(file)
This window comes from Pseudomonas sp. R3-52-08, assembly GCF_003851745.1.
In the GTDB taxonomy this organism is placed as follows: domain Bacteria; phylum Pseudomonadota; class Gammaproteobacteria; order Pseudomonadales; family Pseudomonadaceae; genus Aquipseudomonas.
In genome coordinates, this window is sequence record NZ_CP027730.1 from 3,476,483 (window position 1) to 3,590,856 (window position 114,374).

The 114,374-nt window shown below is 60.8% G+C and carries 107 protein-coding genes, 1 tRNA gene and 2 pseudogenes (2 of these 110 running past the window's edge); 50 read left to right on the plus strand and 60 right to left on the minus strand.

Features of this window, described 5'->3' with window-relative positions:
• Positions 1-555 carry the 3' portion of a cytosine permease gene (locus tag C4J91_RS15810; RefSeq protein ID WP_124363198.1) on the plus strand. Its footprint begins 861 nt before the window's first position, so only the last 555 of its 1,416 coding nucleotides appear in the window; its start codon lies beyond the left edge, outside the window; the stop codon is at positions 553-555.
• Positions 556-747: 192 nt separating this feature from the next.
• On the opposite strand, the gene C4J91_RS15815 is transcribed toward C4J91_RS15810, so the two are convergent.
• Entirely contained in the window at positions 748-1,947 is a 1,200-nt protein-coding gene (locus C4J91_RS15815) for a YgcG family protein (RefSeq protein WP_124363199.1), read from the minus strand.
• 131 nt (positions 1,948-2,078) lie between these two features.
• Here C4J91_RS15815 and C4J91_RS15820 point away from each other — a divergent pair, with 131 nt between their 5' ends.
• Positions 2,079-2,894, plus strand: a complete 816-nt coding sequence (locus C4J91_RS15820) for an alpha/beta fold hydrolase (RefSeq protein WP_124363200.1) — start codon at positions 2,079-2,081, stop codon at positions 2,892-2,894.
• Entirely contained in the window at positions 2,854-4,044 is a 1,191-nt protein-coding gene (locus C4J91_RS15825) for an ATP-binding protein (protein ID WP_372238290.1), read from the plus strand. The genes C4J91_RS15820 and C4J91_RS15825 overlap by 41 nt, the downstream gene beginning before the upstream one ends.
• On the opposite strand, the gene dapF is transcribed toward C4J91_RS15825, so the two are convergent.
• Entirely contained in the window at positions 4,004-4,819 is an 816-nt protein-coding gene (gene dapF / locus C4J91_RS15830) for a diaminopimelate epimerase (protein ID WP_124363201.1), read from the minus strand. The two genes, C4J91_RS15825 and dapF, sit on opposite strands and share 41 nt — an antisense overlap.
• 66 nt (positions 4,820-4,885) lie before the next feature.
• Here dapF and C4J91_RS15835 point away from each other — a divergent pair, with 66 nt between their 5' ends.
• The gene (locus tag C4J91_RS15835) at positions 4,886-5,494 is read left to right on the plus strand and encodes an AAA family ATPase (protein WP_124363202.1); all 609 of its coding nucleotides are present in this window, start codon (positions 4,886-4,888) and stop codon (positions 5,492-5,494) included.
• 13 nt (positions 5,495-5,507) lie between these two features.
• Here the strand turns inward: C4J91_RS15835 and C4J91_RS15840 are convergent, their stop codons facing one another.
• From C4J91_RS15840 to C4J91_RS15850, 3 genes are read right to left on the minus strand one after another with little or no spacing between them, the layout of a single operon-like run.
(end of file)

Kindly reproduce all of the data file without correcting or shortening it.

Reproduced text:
This window comes from Pseudomonas sp. R3-52-08, assembly GCF_003851745.1.
In the GTDB taxonomy this organism is placed as follows: domain Bacteria; phylum Pseudomonadota; class Gammaproteobacteria; order Pseudomonadales; family Pseudomonadaceae; genus Aquipseudomonas.
In genome coordinates, this window is sequence record NZ_CP027730.1 from 3,476,483 (window position 1) to 3,590,856 (window position 114,374).

The 114,374-nt window shown below is 60.8% G+C and carries 107 protein-coding genes, 1 tRNA gene and 2 pseudogenes (2 of these 110 running past the window's edge); 50 read left to right on the plus strand and 60 right to left on the minus strand.

Features of this window, described 5'->3' with window-relative positions:
• Positions 1-555 carry the 3' portion of a cytosine permease gene (locus tag C4J91_RS15810; RefSeq protein ID WP_124363198.1) on the plus strand. Its footprint begins 861 nt before the window's first position, so only the last 555 of its 1,416 coding nucleotides appear in the window; its start codon lies beyond the left edge, outside the window; the stop codon is at positions 553-555.
• Positions 556-747: 192 nt separating this feature from the next.
• On the opposite strand, the gene C4J91_RS15815 is transcribed toward C4J91_RS15810, so the two are convergent.
• Entirely contained in the window at positions 748-1,947 is a 1,200-nt protein-coding gene (locus C4J91_RS15815) for a YgcG family protein (RefSeq protein WP_124363199.1), read from the minus strand.
• 131 nt (positions 1,948-2,078) lie between these two features.
• Here C4J91_RS15815 and C4J91_RS15820 point away from each other — a divergent pair, with 131 nt between their 5' ends.
• Positions 2,079-2,894, plus strand: a complete 816-nt coding sequence (locus C4J91_RS15820) for an alpha/beta fold hydrolase (RefSeq protein WP_124363200.1) — start codon at positions 2,079-2,081, stop codon at positions 2,892-2,894.
• Entirely contained in the window at positions 2,854-4,044 is a 1,191-nt protein-coding gene (locus C4J91_RS15825) for an ATP-binding protein (protein ID WP_372238290.1), read from the plus strand. The genes C4J91_RS15820 and C4J91_RS15825 overlap by 41 nt, the downstream gene beginning before the upstream one ends.
• On the opposite strand, the gene dapF is transcribed toward C4J91_RS15825, so the two are convergent.
• Entirely contained in the window at positions 4,004-4,819 is an 816-nt protein-coding gene (gene dapF / locus C4J91_RS15830) for a diaminopimelate epimerase (protein ID WP_124363201.1), read from the minus strand. The two genes, C4J91_RS15825 and dapF, sit on opposite strands and share 41 nt — an antisense overlap.
• 66 nt (positions 4,820-4,885) lie before the next feature.
• Here dapF and C4J91_RS15835 point away from each other — a divergent pair, with 66 nt between their 5' ends.
• The gene (locus tag C4J91_RS15835) at positions 4,886-5,494 is read left to right on the plus strand and encodes an AAA family ATPase (protein WP_124363202.1); all 609 of its coding nucleotides are present in this window, start codon (positions 4,886-4,888) and stop codon (positions 5,492-5,494) included.
• 13 nt (positions 5,495-5,507) lie between these two features.
• Here the strand turns inward: C4J91_RS15835 and C4J91_RS15840 are convergent, their stop codons facing one another.
• From C4J91_RS15840 to C4J91_RS15850, 3 genes are read right to left on the minus strand one after another with little or no spacing between them, the layout of a single operon-like run.